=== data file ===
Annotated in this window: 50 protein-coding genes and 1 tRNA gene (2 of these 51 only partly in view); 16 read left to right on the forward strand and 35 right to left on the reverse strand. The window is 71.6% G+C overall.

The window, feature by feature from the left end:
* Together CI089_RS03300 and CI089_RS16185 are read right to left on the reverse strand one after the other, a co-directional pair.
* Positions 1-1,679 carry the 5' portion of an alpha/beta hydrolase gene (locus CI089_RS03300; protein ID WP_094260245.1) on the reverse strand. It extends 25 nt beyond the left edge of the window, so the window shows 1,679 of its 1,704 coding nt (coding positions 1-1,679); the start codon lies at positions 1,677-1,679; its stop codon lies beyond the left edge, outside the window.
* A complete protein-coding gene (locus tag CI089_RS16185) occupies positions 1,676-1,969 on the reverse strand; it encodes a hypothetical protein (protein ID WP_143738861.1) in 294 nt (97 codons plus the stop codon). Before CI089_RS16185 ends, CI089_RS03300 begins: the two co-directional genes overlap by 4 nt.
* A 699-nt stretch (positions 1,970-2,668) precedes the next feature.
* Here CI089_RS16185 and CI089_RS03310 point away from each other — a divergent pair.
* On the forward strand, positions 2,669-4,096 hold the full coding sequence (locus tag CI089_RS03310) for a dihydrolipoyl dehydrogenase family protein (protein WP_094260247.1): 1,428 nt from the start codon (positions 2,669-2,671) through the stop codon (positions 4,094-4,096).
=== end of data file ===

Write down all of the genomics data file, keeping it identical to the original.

Annotated in this window: 50 protein-coding genes and 1 tRNA gene (2 of these 51 only partly in view); 16 read left to right on the forward strand and 35 right to left on the reverse strand. The window is 71.6% G+C overall.

The window, feature by feature from the left end:
* Together CI089_RS03300 and CI089_RS16185 are read right to left on the reverse strand one after the other, a co-directional pair.
* Positions 1-1,679 carry the 5' portion of an alpha/beta hydrolase gene (locus CI089_RS03300; protein ID WP_094260245.1) on the reverse strand. It extends 25 nt beyond the left edge of the window, so the window shows 1,679 of its 1,704 coding nt (coding positions 1-1,679); the start codon lies at positions 1,677-1,679; its stop codon lies beyond the left edge, outside the window.
* A complete protein-coding gene (locus tag CI089_RS16185) occupies positions 1,676-1,969 on the reverse strand; it encodes a hypothetical protein (protein ID WP_143738861.1) in 294 nt (97 codons plus the stop codon). Before CI089_RS16185 ends, CI089_RS03300 begins: the two co-directional genes overlap by 4 nt.
* A 699-nt stretch (positions 1,970-2,668) precedes the next feature.
* Here CI089_RS16185 and CI089_RS03310 point away from each other — a divergent pair.
* On the forward strand, positions 2,669-4,096 hold the full coding sequence (locus tag CI089_RS03310) for a dihydrolipoyl dehydrogenase family protein (protein WP_094260247.1): 1,428 nt from the start codon (positions 2,669-2,671) through the stop codon (positions 4,094-4,096).